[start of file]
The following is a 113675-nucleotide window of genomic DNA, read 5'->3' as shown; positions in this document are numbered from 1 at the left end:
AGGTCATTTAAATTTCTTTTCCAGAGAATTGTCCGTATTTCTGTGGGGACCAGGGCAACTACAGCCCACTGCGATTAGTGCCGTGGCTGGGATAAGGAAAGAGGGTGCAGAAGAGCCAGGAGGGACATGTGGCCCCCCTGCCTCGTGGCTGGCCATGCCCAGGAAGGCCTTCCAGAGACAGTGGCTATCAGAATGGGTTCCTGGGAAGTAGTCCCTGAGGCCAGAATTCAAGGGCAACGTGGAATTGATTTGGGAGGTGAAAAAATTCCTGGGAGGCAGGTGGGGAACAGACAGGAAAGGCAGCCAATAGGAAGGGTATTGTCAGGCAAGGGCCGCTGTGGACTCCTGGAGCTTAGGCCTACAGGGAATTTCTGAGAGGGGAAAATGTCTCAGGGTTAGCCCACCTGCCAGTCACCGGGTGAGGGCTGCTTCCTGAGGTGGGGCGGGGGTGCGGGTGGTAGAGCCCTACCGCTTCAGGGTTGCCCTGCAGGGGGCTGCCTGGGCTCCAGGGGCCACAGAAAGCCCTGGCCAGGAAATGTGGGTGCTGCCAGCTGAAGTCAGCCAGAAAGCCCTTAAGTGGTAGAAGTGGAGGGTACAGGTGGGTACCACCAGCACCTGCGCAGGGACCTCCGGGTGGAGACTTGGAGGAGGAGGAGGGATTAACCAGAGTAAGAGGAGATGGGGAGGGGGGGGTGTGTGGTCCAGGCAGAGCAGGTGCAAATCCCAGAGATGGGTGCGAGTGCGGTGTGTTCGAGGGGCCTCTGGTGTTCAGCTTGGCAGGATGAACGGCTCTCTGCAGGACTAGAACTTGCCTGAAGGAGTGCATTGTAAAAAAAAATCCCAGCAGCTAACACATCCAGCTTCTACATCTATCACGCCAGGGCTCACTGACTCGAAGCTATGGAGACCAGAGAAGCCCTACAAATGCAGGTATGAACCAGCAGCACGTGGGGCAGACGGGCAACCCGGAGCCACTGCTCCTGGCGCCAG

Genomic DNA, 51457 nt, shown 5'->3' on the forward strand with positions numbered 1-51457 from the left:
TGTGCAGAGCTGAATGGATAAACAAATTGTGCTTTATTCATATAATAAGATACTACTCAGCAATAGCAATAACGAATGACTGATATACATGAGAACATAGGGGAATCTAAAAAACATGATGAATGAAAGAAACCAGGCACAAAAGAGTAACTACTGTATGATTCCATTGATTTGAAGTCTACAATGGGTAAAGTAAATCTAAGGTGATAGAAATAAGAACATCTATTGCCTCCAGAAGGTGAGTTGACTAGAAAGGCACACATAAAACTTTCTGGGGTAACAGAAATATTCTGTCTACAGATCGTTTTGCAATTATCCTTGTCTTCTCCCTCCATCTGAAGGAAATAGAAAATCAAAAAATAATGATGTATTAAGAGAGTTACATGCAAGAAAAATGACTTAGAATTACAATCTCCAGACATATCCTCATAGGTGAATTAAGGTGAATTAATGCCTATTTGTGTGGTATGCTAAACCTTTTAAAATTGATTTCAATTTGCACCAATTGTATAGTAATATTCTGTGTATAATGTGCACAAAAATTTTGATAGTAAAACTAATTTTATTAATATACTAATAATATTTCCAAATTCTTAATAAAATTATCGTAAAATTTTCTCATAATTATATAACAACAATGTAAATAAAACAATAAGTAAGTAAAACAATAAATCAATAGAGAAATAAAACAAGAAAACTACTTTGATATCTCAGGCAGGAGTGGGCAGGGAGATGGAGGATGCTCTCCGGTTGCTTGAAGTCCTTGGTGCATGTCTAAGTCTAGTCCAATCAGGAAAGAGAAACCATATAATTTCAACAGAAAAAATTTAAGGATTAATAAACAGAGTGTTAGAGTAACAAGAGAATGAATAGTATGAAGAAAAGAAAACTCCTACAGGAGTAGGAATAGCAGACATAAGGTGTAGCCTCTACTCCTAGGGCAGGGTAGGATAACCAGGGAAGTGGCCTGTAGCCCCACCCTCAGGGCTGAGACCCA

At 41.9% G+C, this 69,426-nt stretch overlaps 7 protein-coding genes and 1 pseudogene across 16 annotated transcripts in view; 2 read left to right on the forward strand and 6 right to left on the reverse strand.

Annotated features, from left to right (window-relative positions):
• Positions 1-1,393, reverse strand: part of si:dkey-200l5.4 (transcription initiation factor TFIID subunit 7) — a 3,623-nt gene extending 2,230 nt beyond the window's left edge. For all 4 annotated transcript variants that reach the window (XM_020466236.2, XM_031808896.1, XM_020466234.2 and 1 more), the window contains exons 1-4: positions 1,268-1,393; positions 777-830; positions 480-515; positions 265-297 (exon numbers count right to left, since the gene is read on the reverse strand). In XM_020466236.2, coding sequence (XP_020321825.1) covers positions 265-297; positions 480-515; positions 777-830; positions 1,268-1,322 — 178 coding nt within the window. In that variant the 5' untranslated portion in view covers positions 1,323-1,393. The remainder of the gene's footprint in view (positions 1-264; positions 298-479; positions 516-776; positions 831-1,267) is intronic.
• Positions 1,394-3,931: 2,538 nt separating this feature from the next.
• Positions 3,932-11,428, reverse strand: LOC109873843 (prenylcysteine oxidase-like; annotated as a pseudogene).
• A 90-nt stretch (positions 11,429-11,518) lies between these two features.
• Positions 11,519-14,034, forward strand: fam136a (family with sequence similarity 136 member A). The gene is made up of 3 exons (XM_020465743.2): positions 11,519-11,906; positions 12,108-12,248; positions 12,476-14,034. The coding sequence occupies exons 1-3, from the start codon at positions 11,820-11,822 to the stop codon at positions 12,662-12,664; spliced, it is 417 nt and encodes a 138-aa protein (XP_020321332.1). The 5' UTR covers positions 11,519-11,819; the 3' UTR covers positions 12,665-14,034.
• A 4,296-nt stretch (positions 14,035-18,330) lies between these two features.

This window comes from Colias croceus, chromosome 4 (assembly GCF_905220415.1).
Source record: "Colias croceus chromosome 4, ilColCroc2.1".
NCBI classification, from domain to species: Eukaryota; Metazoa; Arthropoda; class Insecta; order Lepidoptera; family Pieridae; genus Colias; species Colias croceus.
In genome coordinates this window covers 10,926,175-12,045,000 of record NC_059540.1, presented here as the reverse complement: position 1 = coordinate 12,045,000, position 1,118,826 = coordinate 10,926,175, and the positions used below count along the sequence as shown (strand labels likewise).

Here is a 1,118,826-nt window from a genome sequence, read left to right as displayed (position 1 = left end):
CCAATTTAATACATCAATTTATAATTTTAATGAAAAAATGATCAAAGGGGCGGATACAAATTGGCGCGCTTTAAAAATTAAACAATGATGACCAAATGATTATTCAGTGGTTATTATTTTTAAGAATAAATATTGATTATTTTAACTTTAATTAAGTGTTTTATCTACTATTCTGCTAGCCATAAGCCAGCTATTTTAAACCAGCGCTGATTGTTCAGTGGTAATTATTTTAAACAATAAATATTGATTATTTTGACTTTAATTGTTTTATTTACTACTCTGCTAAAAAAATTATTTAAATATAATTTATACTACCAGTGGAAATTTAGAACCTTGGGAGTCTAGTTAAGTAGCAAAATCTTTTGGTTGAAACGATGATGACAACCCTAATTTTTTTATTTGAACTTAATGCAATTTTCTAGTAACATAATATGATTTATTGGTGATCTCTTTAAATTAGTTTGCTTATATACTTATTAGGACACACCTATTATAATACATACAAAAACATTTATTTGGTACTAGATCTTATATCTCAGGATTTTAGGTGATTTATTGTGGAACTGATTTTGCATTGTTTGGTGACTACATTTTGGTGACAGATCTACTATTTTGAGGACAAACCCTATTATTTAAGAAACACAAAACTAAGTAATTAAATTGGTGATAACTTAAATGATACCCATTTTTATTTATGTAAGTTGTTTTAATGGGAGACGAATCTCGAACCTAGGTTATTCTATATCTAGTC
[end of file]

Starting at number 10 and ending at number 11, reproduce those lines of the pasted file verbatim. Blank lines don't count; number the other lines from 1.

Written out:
• A 90-nt stretch (positions 11,429-11,518) lies between these two features.
• Positions 11,519-14,034, forward strand: fam136a (family with sequence similarity 136 member A). The gene is made up of 3 exons (XM_020465743.2): positions 11,519-11,906; positions 12,108-12,248; positions 12,476-14,034. The coding sequence occupies exons 1-3, from the start codon at positions 11,820-11,822 to the stop codon at positions 12,662-12,664; spliced, it is 417 nt and encodes a 138-aa protein (XP_020321332.1). The 5' UTR covers positions 11,519-11,819; the 3' UTR covers positions 12,665-14,034.